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WalnutAnthracnose

Brown or black spots with yellowing are signs of anthracnose.

This time of year, many black walnut trees’ leaves may have black spots, turn yellow and begin to drop. This is commonly known as anthracnose, a fungal disease that causes trees to drop their leaves prematurely.

Anthracnose is worsened by wet weather, and some trees are more genetically susceptible to anthracnose than others. It is not fatal but can look like a serious problem. The absence of leaves can slow a tree’s growth and can reduce the nut crop, although by this time of year growth may have slowed or stopped for the season. It can also weaken

Anthracnose generally begins as small circular brown to black areas on the leaflets. Over the season those spots expand and cause leaf drop. There are a few other leaf spot diseases of black walnut, see the references below for descriptions of those diseases.

Although unsightly, there is no need for further action if you are growing timber and have anthracnose in a plantation or woods. It can be an issue if you are growing walnuts for a nut crop, and there are resources and spray products to help manage the fungus in those situations.

If you have individual landscaping trees and want to limit anthracnose spread there are few things you can do:

  • Gather fallen leaves and compost or remove them from the site.
  • Control weeds which could carry the fungus.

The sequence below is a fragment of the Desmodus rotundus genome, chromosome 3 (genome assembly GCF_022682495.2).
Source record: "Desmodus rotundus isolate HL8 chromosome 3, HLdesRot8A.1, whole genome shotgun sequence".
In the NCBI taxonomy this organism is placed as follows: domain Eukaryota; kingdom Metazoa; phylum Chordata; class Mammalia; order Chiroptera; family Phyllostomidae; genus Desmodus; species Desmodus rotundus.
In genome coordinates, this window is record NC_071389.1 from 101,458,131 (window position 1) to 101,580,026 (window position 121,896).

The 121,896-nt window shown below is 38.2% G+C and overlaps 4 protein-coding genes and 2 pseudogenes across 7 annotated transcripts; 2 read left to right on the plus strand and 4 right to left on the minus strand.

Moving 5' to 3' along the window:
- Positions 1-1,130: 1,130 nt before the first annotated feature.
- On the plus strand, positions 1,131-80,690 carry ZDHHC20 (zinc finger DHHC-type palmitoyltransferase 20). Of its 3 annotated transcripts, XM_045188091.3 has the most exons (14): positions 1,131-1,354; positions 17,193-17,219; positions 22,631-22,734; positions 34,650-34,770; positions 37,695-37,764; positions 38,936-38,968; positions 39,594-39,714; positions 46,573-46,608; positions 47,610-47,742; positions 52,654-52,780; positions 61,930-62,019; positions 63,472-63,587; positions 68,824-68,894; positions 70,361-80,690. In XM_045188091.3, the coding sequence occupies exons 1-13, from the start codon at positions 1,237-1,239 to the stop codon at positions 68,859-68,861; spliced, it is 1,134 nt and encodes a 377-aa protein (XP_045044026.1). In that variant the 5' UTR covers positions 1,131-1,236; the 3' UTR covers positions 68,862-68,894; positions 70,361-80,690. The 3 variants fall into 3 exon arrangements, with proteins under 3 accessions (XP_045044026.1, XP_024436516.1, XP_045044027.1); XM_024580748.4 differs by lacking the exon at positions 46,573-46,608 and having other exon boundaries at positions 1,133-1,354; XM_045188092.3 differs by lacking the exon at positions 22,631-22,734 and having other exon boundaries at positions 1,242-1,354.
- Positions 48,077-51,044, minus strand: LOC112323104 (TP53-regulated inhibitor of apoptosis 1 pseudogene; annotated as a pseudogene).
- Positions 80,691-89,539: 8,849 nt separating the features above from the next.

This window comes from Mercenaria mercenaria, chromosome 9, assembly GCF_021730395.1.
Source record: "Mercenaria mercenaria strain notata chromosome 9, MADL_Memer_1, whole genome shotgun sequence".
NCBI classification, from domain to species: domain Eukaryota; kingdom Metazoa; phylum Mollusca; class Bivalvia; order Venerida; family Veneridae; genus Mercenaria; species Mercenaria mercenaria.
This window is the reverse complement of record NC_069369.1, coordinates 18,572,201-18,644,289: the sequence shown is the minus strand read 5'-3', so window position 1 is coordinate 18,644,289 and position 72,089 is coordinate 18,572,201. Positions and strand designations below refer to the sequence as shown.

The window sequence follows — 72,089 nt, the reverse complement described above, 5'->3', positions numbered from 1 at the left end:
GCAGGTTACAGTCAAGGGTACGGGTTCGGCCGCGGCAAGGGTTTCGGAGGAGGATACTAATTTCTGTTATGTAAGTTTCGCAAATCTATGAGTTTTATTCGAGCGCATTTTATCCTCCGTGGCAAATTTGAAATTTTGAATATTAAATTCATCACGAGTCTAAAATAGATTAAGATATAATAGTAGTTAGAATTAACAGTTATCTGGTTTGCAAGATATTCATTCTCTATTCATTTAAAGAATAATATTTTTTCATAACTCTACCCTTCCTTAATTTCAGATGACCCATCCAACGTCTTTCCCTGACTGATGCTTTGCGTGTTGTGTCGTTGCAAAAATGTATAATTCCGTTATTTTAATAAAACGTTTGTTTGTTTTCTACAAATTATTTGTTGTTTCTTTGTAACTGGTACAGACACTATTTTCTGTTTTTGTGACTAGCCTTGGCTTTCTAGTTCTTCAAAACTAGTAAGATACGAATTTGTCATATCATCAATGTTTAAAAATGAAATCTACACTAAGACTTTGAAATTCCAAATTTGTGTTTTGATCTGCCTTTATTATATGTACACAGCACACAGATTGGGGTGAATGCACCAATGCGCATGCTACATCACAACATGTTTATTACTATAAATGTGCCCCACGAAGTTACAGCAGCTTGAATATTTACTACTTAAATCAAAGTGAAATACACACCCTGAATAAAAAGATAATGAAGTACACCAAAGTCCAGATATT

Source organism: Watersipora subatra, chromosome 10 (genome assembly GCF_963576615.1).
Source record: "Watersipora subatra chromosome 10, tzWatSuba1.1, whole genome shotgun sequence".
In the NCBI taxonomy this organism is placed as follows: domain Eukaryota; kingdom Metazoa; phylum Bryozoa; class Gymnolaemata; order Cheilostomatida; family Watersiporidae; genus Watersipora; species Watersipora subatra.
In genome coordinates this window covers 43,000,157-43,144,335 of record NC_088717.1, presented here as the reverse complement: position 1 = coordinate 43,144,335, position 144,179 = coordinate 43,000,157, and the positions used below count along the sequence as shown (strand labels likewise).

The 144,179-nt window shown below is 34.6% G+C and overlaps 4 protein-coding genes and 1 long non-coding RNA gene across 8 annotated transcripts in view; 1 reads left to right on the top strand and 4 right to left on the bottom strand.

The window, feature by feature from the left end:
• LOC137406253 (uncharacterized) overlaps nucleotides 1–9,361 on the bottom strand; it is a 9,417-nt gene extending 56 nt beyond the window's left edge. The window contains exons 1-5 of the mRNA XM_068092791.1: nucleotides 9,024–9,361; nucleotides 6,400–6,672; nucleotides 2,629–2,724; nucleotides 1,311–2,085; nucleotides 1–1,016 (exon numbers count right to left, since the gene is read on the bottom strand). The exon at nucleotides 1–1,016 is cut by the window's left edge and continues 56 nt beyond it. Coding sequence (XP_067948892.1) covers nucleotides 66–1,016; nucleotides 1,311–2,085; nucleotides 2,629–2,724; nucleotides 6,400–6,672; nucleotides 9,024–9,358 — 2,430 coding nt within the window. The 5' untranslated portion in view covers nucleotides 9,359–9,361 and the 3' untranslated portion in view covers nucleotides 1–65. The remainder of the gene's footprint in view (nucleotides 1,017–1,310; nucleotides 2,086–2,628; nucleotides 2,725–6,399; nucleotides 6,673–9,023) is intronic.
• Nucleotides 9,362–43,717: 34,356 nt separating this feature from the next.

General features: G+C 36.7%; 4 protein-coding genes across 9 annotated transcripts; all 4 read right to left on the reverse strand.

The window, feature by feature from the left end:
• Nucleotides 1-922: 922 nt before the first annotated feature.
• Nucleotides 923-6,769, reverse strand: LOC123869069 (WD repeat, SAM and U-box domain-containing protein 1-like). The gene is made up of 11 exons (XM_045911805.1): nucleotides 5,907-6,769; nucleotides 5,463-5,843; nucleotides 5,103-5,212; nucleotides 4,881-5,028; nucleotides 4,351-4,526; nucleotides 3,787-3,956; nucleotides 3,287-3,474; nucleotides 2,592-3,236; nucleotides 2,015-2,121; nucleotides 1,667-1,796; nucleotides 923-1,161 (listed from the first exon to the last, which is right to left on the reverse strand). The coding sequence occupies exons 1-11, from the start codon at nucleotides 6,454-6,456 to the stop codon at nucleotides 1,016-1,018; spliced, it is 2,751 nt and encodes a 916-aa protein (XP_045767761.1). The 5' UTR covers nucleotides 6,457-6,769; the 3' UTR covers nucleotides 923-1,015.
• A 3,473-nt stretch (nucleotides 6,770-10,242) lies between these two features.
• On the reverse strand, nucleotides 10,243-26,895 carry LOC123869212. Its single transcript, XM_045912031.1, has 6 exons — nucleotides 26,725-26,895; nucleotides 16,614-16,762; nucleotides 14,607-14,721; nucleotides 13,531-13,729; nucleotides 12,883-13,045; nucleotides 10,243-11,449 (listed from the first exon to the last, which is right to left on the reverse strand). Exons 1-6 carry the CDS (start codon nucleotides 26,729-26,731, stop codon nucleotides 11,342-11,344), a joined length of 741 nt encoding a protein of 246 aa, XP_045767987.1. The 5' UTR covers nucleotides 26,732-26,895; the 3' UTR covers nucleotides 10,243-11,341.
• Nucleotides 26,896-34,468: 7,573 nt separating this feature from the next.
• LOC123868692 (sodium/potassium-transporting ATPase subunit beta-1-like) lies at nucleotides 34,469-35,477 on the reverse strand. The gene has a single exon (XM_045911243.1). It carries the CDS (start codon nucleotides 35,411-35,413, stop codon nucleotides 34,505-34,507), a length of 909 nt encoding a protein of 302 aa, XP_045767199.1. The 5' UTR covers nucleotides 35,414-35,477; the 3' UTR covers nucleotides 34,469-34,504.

• Plant walnut trees where there is good air circulation.
  • Keep the trees healthy and vigorous by managing soil fertility and thinning competition as needed.

Resources
Walnut Anthracnose, Walnut Notes, U.S. Department of Agriculture, Forest Service, North Central Forest Experiment Station
Planting and Care of Fine Hardwood Seedlings. Paula M. Pijut (ed.):
Diseases in Hardwood Tree Plantings, The Education Store, Purdue Extension resource center
Planting Hardwood Seedlings in the Central Hardwood Region, The Education Store
Regenerating Hardwoods in the Central Hardwood Region:  Soils, The Education Store
Fertilizing, Pruning, and Thinning Hardwood Plantations, The Education Store
Weed Competition Control in Hardwood Plantations, The Education Store
Resources and Assistance Available for Planting Hardwood Seedlings, The Education Store

Liz Jackson, Manager Walnut Council / IN Forestry Woodland Owners Association (IFWOA) & Engage Specialist
Purdue University Department of Forestry and Natural Resources


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